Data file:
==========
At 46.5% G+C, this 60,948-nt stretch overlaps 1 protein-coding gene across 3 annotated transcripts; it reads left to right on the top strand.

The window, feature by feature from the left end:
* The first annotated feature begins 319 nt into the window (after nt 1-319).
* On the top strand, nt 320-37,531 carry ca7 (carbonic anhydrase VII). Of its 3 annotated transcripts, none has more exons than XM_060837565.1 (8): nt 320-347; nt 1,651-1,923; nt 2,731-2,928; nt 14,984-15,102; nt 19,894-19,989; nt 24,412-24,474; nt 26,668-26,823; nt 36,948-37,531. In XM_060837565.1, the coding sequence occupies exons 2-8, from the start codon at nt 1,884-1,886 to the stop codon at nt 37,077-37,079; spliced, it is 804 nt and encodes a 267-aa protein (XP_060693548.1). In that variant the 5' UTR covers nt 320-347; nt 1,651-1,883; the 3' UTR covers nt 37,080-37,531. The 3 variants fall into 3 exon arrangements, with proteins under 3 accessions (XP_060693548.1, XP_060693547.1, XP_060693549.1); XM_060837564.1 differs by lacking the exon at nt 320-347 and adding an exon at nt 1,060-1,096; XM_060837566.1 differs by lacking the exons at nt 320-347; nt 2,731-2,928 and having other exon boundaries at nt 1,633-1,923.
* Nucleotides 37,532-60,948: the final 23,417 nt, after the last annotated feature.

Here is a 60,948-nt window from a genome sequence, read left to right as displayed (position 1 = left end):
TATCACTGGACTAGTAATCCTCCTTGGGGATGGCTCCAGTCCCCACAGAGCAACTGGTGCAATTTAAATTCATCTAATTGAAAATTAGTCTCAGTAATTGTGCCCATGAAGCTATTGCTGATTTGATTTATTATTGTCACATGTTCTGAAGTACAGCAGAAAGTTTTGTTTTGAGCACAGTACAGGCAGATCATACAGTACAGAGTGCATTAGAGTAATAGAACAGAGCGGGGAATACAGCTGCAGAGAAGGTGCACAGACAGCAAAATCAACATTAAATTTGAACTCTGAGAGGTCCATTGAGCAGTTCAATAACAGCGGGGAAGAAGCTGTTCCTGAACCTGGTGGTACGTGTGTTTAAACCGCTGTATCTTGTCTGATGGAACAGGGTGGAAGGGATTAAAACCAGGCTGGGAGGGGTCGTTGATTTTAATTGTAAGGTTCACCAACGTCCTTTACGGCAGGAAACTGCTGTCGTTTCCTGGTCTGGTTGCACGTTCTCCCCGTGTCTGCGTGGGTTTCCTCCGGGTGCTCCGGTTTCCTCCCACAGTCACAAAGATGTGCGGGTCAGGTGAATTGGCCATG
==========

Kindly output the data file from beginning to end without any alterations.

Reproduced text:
At 46.5% G+C, this 60,948-nt stretch overlaps 1 protein-coding gene across 3 annotated transcripts; it reads left to right on the top strand.

The window, feature by feature from the left end:
* The first annotated feature begins 319 nt into the window (after nt 1-319).
* On the top strand, nt 320-37,531 carry ca7 (carbonic anhydrase VII). Of its 3 annotated transcripts, none has more exons than XM_060837565.1 (8): nt 320-347; nt 1,651-1,923; nt 2,731-2,928; nt 14,984-15,102; nt 19,894-19,989; nt 24,412-24,474; nt 26,668-26,823; nt 36,948-37,531. In XM_060837565.1, the coding sequence occupies exons 2-8, from the start codon at nt 1,884-1,886 to the stop codon at nt 37,077-37,079; spliced, it is 804 nt and encodes a 267-aa protein (XP_060693548.1). In that variant the 5' UTR covers nt 320-347; nt 1,651-1,883; the 3' UTR covers nt 37,080-37,531. The 3 variants fall into 3 exon arrangements, with proteins under 3 accessions (XP_060693548.1, XP_060693547.1, XP_060693549.1); XM_060837564.1 differs by lacking the exon at nt 320-347 and adding an exon at nt 1,060-1,096; XM_060837566.1 differs by lacking the exons at nt 320-347; nt 2,731-2,928 and having other exon boundaries at nt 1,633-1,923.
* Nucleotides 37,532-60,948: the final 23,417 nt, after the last annotated feature.

Here is a 60,948-nt window from a genome sequence, read left to right as displayed (position 1 = left end):
TATCACTGGACTAGTAATCCTCCTTGGGGATGGCTCCAGTCCCCACAGAGCAACTGGTGCAATTTAAATTCATCTAATTGAAAATTAGTCTCAGTAATTGTGCCCATGAAGCTATTGCTGATTTGATTTATTATTGTCACATGTTCTGAAGTACAGCAGAAAGTTTTGTTTTGAGCACAGTACAGGCAGATCATACAGTACAGAGTGCATTAGAGTAATAGAACAGAGCGGGGAATACAGCTGCAGAGAAGGTGCACAGACAGCAAAATCAACATTAAATTTGAACTCTGAGAGGTCCATTGAGCAGTTCAATAACAGCGGGGAAGAAGCTGTTCCTGAACCTGGTGGTACGTGTGTTTAAACCGCTGTATCTTGTCTGATGGAACAGGGTGGAAGGGATTAAAACCAGGCTGGGAGGGGTCGTTGATTTTAATTGTAAGGTTCACCAACGTCCTTTACGGCAGGAAACTGCTGTCGTTTCCTGGTCTGGTTGCACGTTCTCCCCGTGTCTGCGTGGGTTTCCTCCGGGTGCTCCGGTTTCCTCCCACAGTCACAAAGATGTGCGGGTCAGGTGAATTGGCCATG